This case study was submitted jointly by the World Economic Forum (WEF) and technology company Akselos.
Technology approach(es) used to catalyse investment: Implementation of a data platform or digital twin for greater transparency over performance
Finance approach(es) used to catalyse investment: De-risking mechanisms or blended finance
In 2019, Irish electricity company ESB was seeking a solution to help them understand the structural health of a 47-year-old pumped storage station, to determine if the asset could continue to operate safely into the future. As Ireland’s only pumped storage station, Turlough Hill generates up to 292MW into the Irish grid during peak demand periods. Approaching 47 years of operation, ESB started to ask fundamental questions about structural integrity and operational risk. ESB’s structural engineers were also looking for innovative ways to monitor the asset's condition if it were to continue operating. Much of the hydro station is simply not accessible, as it is buried into a mountain, and even the internal structure is hard to inspect. The challenge was intensified due to the sparse analogue data that was available to digitise the asset and build out a complete 3D view of the structure.
The solution was to create a structural model - or digital twin - of the entire asset. The physics-based model is an entire physical replica in absolute detail and accuracy. The model is set up to be updated with loading conditions and inspection data on a regular basis, providing the ability to carry out structural assessments based on the near-real-time condition. With the digital twin now deployed, the next stage is to connect the digital twin and real-life asset via sensors, to create a digital guardian that will give a constant, real-time picture of Turlough Hill’s structural condition.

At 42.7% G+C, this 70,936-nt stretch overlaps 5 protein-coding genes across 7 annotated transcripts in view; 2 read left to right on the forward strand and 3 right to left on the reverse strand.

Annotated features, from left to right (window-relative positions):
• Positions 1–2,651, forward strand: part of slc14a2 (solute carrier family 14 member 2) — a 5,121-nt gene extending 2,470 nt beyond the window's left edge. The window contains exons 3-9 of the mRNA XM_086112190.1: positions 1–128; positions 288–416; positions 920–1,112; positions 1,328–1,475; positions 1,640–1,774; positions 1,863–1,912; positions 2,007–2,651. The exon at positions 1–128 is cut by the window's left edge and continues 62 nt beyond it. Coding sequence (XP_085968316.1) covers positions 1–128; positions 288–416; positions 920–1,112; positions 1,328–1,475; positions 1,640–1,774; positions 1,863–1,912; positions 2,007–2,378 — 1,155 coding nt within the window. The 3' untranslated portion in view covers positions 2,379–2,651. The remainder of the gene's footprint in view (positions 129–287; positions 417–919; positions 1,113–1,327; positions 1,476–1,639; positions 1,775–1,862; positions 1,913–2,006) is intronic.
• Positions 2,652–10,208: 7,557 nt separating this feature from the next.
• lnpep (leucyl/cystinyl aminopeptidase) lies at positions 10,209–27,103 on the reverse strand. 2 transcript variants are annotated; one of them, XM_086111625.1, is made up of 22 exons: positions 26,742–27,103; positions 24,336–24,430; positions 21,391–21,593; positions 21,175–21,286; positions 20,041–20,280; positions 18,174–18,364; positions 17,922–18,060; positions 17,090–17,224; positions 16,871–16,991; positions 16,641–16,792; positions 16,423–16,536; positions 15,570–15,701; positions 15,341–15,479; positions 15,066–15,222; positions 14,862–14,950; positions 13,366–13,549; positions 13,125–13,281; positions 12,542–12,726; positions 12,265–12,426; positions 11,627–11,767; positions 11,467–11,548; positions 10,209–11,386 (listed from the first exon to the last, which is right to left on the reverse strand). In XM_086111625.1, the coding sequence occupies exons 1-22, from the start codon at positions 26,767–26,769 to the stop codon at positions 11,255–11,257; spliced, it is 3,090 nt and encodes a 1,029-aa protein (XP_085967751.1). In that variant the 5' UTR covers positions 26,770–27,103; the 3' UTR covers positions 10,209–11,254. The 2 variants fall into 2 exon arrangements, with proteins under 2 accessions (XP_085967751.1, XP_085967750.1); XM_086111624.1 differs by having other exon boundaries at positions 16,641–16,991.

The top drivers for this project were:
The desired outcomes were:
Top barriers were:
Given the commitment from ESB to put all necessary resources toward the project, Akselos was able to have access to the right engineers and data to work through the initial challenges. A dedicated team of Akselos engineers worked through the original design documentation - mostly hand drawings, site plans and calculations - to render a fully navigable 3D digital replica of the actual asset. To address the complexity of the operating conditions, ESB engineers worked with Akselos to build out a method to assess different cycles of operation. This is still part of the ongoing challenge for the future operation of the asset, and the team is continuing to evaluate the impact of the new cycles of operation and get an understanding of potential impact.
Firstly, and most importantly, the project increased the overall confidence of the operations teams that it had built a full understanding of the level of safety and the boundaries for safe operation of this mature asset.
Secondly, the project extended the asset life. In the absence of the Akselos technology, ESB would have had to resort to conventional engineering techniques to assess impacts and risks. These methods require a number of detailed assessments followed by structural work programs that typically cost EUR10-100 million. In the worst case, ESB might have been faced with a complete refurbishment of the main water distribution system, which would be in the EUR100 million plus price range. These costs were avoided by using the structural digital twin. Inspection scopes will be reduced by 30-40% compared to sectorial, prescriptive inspection methodologies. This will result in saving EUR100,000-200,000 per inspection.